Bil’s rating (out of 5): BBB.5
Original title: Lo Imposible
Spain, 2012. Mediaset España, Summit Entertainment, Apaches Entertainment, Telecinco Cinema, Canal+ España, Películas la Trini, Instituto de la Cinematografía y de las Artes Audiovisuales, Generalitat Valenciana, Institut Valencià de Cinematografia, DragonCove Studios. Story by Maria Belon, Screenplay by Sergio G. Sanchez. Cinematography by Oscar Faura. Produced by Belen Atienza, Alvaro Augustin, Ghislain Barrois, Enrique Lopez Lavigne. Music by Fernando Velazquez. Production Design by Eugenio Caballero. Costume Design by Anna Bingemann, Sparka Lee Hall, Maria Reyes. Film Editing by Elena Ruiz, Bernat Vilaplana. European Film Awards 2013.
The tsunami that struck the shores of Thailand in 2004, devastating thousands of lives including citizens and tourists, is the subject of this harrowing drama that focuses on the remarkable story of one family’s survival. After the enormous, unexpected waves hit the shores of their beachside resort (in a marvelously executed sequence), mom (Naomi Watts, who is terrific) comes to consciousness clinging to a tree in the middle of a relentlessly fast current. United quickly with her eldest son Lucas (Tom Holland), the two of them walk to safety bearing the nastiest of wounds (hers are particularly dire) under the assumption that her husband (Ewan McGregor) and two sons have perished. Meanwhile, the other members of her family are back at the resort waiting to be evacuated to safety but McGregor wants his younger sons to go ahead while he continues the search for his wife and child. Director Juan Antonio Bayona focuses the entire devastation of this event on one family and in doing so manages to encompass a great breadth of the experience: the fact that all five persons stayed alive is a miracle, but the filmmaker wisely includes constant reminders, right up until the very last scene, that many did not, emphasizing both the weight of the event as well as the miracle of the story presented here. It’s not a film completely devoid of melodrama, it veers between the powerful and mawkish at regular intervals without realizing where its strengths are. When Holland tells his mother that he can’t look at her injuries (which are presented with impressively graphic honesty) and she tells him to walk ahead of her, it’s a completely unforced moment that hits so much deeper than any of the scenes that are meant to be “powerful” (including family members finding each other after the disaster, oddly enough). Thanks to very little development of the characters of the family members, the film fails to hit deeply enough to stay with you, but while you’re watching it you will be held to the screen by the powerful acting and strong photography. Based on the true story of Maria and Quique Belon, whose story has strangely been filmed in Spain by a Spanish crew and yet features British actors with their personalities culturally transported.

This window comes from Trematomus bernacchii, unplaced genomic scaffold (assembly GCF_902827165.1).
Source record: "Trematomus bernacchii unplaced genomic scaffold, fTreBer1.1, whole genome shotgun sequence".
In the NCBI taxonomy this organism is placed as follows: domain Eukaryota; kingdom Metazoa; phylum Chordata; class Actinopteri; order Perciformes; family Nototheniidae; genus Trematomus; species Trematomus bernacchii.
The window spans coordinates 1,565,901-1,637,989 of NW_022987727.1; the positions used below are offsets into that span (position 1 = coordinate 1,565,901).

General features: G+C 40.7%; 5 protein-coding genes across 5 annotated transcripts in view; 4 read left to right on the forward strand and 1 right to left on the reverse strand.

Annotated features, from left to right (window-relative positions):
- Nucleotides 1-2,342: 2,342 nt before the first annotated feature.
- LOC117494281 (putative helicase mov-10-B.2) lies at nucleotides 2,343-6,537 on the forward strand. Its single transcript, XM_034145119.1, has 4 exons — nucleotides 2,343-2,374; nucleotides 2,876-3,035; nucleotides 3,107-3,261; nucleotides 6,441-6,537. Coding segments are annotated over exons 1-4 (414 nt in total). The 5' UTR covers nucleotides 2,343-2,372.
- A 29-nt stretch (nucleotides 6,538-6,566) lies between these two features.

Academy Award Nomination: Best Actress (Naomi Watts)
Golden Globe Award Nomination: Best Actress-Drama (Naomi Watts)
Screen Actors Guild Award Nomination: Best Female Actor (Naomi Watts)
Toronto International Film Festival: 2012